Spread too thin on social mediaIs it time to change how you use social media for your training business?

One of the things we hear as freelance trainers or small business owners is that we need to grow our presence on social media. It’s often described as the “ideal” way to engage with potential customers and let our personality shine through on platforms that are all about connecting with people.

While this is true, I think it’s important to approach social media strategically or it can quickly leave you feeling overwhelmed and actually do your marketing more harm than good.

Using social media to market your business has lots of benefits – you can build your reputation, drive traffic to your website, connect with potential customers and other suppliers, grow your mailing list and much more.

It has its downsides too, not least that social media is full of distractions and can quickly steal time you don’t have.

Should your freelance training business have a presence on every social media platform? Should you really be juggling Facebook, Twitter, Pinterest, LinkedIn, Instagram and others to build your business?

I would answer ‘no’ to both of these questions.

Change how you use social media by getting focused

Personally, I think it’s better to have a strong presence on just one or two social media platforms than to spread yourself too thinly trying to be noticed everywhere. The danger is that, if you try to be in too many places at once, your presence will be inconsistent and, without meaning to, you’ll neglect different platforms for significant periods of time. And people can’t get to know you if you’re not posting or joining in the conversation.

In my opinion, it’s better to focus on using one or two platforms well initially and then make an informed decision about adopting a further platform at a later date.

But which social media platform should you choose?

Different platforms are right for different businesses – Pinterest tends to be used by women; approximately 47% of people see Facebook as influencing their purchasing decisions, 34% of marketers use Twitter to generate leads; LinkedIn’s most thriving demographic is 30- to 49-year-olds. Each platform regularly supplies stats about its users that can help you decide which platforms to focus on as a starting point.

Below, I’ve listed three important questions it might help you to ask – I promise they will change how you use social media:

1. Where are your potential customers hanging out?

You can plug your business like crazy on your favourite social media platform but if your customers don’t use it too then your efforts won’t be seen. The first step to a successful social media strategy is identifying the platforms that your target customers are most likely to use.

If you work with blue chip companies, for example, you may decide that you need to concentrate your social media efforts on building a presence on LinkedIn. If you want to specifically connect with local businesses, Twitter might work better or enhancing your Google My Business profile.

Not sure where your customers hang out? It’s fine to ask them. If you give out a feedback questionnaire at the end of a training session, one of the questions you could ask is how people would most like to connect with you on social media or even just to name their two favourite social media platforms.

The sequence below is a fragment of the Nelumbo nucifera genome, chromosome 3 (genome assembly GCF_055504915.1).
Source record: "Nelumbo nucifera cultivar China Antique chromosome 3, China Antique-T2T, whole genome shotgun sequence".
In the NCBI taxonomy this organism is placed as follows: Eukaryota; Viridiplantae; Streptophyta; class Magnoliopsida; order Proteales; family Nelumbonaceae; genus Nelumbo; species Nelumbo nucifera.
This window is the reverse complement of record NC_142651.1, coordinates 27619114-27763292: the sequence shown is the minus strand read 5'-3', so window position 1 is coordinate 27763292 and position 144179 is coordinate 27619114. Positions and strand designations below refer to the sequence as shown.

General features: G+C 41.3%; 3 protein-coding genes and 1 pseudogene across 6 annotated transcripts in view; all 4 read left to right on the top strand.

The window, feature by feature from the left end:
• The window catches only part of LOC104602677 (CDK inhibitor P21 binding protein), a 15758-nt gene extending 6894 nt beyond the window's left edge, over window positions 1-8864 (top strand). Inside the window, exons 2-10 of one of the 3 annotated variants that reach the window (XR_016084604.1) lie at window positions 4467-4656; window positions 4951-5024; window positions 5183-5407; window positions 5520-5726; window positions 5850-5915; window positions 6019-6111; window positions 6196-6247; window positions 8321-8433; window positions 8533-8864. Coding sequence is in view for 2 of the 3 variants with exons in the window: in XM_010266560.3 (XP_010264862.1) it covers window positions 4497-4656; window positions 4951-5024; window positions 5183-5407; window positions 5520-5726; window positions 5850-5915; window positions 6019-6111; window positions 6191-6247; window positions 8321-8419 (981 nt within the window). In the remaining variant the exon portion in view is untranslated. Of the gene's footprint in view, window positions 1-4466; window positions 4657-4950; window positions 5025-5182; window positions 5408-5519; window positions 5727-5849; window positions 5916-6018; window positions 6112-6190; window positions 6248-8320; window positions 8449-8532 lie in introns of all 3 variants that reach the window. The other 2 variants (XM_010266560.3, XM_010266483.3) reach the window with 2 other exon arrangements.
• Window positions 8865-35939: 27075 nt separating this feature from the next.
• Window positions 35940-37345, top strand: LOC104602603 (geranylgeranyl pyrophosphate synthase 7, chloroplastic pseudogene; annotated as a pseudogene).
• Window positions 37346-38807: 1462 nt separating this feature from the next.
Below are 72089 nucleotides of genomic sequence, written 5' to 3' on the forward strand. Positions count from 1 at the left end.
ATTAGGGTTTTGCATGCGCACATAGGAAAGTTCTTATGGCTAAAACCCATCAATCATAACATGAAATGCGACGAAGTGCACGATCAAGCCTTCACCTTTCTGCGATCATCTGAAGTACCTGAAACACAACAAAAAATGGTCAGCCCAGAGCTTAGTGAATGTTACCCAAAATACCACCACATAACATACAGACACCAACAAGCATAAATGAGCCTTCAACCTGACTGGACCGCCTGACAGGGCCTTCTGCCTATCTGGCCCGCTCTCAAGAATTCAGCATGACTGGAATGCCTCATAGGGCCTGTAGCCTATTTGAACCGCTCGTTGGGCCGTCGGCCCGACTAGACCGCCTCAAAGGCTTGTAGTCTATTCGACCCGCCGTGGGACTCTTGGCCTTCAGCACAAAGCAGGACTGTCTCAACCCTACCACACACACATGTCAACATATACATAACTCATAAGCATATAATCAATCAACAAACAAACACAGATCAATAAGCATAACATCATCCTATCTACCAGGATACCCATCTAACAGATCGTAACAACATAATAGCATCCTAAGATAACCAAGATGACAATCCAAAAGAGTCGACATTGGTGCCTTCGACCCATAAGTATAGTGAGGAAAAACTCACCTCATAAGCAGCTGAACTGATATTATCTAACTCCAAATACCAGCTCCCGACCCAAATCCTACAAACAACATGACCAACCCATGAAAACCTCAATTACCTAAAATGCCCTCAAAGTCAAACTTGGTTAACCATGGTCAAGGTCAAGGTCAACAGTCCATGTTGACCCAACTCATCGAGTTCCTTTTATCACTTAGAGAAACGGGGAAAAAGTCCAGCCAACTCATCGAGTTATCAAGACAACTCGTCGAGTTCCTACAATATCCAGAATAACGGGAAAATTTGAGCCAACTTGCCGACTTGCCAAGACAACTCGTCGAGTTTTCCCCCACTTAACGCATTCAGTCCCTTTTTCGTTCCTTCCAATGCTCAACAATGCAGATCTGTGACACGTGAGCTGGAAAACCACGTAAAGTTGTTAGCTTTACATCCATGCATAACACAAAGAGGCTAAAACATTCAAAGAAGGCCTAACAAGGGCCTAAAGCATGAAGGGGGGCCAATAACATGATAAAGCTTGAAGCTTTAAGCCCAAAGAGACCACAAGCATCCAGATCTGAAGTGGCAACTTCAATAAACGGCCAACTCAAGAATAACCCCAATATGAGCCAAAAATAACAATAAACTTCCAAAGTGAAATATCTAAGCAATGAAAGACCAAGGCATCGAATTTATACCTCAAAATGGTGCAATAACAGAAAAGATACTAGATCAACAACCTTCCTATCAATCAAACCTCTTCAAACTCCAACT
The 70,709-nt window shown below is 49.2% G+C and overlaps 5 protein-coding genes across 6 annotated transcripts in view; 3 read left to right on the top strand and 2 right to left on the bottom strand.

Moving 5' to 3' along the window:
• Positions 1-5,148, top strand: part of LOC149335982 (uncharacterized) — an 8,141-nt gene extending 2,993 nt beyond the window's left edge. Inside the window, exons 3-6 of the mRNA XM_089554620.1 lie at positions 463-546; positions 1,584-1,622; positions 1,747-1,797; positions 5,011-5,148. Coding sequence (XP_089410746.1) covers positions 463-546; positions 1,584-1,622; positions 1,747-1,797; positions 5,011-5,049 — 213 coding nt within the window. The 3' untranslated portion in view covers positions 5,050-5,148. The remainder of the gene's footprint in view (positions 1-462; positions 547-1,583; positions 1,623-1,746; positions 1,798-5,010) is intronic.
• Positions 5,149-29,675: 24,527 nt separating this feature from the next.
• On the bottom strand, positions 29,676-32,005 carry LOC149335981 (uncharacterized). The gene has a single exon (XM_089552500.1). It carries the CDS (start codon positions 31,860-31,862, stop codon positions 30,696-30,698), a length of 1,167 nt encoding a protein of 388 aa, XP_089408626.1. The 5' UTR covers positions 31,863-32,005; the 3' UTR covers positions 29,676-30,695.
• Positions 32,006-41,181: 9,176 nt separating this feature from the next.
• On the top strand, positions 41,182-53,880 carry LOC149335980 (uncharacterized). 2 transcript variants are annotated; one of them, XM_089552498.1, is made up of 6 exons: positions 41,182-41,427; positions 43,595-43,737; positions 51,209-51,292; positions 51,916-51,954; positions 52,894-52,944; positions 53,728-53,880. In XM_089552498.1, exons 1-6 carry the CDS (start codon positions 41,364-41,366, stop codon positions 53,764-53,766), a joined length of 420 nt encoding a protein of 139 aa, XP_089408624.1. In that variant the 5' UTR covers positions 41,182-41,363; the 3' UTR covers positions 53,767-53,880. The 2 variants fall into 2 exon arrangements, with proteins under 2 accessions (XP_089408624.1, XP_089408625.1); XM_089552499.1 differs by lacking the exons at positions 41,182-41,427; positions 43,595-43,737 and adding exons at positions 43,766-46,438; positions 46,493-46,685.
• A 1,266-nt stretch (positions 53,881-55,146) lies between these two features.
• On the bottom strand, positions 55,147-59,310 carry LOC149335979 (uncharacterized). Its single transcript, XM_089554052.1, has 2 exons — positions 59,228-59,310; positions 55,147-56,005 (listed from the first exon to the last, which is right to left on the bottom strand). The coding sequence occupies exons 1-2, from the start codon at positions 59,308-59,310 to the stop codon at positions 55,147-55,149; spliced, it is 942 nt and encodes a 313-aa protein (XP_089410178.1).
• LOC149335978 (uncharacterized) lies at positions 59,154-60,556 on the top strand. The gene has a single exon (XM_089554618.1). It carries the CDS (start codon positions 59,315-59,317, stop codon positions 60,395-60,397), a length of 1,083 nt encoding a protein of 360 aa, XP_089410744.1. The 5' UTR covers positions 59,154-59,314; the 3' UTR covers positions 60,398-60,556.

2. What do you want to use social media to achieve?

Many businesses begin using social media because they’ve been told they ‘should’. In my experience, it helps to have a clear set of goals that highlight why you want to use social media to market your business and what you want to get out of it.

• Do you want people to sign up to your mailing list by downloading a free ebook?
• Do you want to build your reputation as a trainer within a specific industry or career bracket?
• Perhaps you want to promote a specific training programme or meet with other local trainers?

By understanding what your goals are, it’s easier to decide what content you post on your chosen social media platform(s). Ask yourself whether it’s relevant to your potential customers and to the goals you’ve identified. If it isn’t, it might be time to rethink what you’re posting.

3. What results are you getting?

Most of the social media platforms now offer business users analytics to help them measure the success of their posts. Facebook and Pinterest, in particular, offer comprehensive data to help you pinpoint which posts work well, who’s looking at them, the best time of day to post and much more.

You can also track which social media platforms are sending the most traffic to your website using the data provided in Google Analytics.

By keeping an eye on all the data at your disposal, you can make informed decisions about where to spend your precious time. You may find that one platform stands out as the best place to connect with potential customers. If that happens, you might decide to concentrate on that platform for the next month and see whether it brings in bookings.

A final word of caution

Whatever you do on social media, it’s important to market your business in other ways too and to grow your own mailing list. Social media platforms can change their rules at any time – for example, Facebook’s organic reach has plummeted in recent years in favour of paid advertising – so the only audience you can truly guarantee is the one for which you have contact details.

Share This